Farah Adeed |
The quality of democracy is to a reasonable degree linked with the quality of public discourse in a given society. As the overall discourse evolves and keeps on becoming more and more inclusive the democratic order in a polity gets strengthened and institutionalised. In other words, institutionalisation of a democratic order subtly refers to a predominance of free thinking, rationality, and science in society. Societies where political democracy was institutionalised without ensuring sustainability of an inclusive public discourse are now passing through a de-consolidation process.
In the case of Pakistan, there is voluminous literature available on its inability to establish a democratic political order. The problem with most books and articles on the subject is that they chiefly focus on military interventions and class structures when it comes to Pakistan’s failure to develop democracy. Importantly, scholars of democracy in Pakistan want the formal institutions e.g. political parties/military to establish democracy in the country. Such a hard-and-fast top-bottom approach is now proving to be dangerous for institutionalisation of democracy in Pakistan. Any controlled or manufacture, if not entirely imposed, political change disconnected from native socio-political environment is destined to backfire.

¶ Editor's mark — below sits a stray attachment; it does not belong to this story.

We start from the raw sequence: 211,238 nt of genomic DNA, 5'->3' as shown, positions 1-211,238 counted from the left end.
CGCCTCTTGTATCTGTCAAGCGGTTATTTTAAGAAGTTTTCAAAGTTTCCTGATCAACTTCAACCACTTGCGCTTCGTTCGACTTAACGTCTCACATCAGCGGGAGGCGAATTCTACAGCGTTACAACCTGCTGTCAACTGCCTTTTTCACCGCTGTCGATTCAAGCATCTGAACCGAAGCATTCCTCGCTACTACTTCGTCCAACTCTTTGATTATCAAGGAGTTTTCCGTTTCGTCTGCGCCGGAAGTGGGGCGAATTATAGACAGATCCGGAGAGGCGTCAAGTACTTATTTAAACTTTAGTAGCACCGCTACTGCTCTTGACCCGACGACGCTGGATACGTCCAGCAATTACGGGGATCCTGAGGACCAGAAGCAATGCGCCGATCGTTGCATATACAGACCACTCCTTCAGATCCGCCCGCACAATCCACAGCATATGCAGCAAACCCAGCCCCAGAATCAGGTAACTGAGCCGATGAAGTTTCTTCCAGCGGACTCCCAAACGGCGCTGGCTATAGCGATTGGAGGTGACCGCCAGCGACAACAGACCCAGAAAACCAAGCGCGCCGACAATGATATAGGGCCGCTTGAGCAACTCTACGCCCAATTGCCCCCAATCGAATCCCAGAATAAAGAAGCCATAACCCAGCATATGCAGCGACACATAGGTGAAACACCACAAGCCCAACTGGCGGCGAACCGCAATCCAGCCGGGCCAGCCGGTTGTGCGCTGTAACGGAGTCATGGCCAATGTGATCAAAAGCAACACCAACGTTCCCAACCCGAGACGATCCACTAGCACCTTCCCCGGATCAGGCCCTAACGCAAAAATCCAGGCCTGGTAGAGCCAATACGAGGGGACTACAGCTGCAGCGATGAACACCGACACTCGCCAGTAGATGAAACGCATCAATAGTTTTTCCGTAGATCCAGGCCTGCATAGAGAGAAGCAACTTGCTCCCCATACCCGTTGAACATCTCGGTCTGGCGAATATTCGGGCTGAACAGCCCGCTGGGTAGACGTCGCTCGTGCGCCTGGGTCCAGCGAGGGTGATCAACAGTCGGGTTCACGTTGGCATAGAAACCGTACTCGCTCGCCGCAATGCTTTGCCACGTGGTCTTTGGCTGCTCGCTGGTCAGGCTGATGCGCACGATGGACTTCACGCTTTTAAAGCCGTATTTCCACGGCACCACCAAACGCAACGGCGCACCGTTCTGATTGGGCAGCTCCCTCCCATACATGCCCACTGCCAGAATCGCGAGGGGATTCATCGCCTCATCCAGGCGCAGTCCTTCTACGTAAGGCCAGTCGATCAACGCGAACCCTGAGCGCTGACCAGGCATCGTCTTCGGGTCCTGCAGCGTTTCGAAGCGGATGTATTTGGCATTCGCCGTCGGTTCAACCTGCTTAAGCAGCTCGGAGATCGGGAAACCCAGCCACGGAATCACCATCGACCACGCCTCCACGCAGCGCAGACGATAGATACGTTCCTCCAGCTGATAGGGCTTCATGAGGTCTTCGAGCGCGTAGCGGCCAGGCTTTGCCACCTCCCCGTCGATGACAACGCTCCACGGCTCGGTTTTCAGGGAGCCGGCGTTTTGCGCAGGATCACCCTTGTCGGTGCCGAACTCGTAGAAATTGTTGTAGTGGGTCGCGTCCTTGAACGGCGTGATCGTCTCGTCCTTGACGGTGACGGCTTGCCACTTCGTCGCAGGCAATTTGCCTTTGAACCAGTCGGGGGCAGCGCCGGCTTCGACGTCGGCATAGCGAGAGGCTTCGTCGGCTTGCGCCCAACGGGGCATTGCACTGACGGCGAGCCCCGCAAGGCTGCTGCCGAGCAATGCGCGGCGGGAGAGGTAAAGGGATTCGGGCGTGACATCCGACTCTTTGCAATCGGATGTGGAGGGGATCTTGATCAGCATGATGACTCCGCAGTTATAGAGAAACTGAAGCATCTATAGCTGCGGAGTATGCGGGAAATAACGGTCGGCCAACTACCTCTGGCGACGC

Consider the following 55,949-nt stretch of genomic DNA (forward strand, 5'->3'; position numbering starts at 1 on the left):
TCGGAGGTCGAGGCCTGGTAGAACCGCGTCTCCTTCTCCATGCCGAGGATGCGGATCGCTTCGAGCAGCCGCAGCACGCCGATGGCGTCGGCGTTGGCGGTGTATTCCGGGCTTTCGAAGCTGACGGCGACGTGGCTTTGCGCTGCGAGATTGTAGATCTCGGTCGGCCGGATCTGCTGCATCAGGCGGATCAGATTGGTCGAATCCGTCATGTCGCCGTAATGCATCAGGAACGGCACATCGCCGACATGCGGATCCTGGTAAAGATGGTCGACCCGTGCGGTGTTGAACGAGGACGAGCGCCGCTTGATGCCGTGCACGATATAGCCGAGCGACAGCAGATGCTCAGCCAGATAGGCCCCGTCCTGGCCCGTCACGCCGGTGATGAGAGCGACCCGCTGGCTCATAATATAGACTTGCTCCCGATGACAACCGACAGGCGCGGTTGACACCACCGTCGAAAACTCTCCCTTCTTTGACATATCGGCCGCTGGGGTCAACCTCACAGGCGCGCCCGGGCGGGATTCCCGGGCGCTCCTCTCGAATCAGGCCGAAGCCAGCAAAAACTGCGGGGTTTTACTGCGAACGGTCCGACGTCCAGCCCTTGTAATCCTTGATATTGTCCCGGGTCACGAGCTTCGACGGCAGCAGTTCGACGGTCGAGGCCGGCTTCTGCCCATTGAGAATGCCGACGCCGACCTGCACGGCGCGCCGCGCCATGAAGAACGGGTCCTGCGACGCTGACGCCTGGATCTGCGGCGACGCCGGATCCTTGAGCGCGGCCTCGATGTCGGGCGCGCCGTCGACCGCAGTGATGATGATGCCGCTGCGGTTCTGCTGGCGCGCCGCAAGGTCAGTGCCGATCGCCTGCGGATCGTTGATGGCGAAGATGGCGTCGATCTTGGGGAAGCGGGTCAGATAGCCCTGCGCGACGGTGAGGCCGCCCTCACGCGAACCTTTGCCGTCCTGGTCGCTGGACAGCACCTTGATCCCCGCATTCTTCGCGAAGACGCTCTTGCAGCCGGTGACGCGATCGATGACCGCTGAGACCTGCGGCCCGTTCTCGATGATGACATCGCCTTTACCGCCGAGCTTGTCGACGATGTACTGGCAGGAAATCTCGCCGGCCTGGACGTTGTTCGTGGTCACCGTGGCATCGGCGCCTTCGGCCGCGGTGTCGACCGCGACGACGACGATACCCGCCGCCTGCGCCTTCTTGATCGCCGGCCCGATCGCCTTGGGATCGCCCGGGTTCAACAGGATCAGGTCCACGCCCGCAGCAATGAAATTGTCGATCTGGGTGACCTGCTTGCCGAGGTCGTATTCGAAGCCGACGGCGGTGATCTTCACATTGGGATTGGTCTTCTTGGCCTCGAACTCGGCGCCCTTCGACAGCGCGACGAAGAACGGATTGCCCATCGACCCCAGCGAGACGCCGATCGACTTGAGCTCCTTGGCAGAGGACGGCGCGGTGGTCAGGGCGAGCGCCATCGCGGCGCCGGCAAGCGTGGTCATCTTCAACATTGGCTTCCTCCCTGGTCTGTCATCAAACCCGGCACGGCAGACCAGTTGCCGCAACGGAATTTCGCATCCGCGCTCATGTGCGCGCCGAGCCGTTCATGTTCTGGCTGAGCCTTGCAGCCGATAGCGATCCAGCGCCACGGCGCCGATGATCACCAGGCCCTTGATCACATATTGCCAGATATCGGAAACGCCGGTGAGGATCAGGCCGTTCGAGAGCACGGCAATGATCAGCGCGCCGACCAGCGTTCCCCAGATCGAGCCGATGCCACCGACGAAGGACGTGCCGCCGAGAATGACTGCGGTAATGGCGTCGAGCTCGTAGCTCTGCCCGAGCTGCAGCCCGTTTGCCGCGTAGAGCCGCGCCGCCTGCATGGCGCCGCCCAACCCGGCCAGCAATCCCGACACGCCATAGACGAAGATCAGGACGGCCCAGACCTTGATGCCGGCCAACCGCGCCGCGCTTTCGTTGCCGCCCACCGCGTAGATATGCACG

Many Pakistanis living in rural as well as urban centres are a victim of a narrowly-defined religious ideology which not only limits their intellectual horizon but also does not allow them to treat their fellow beings with respect and honour.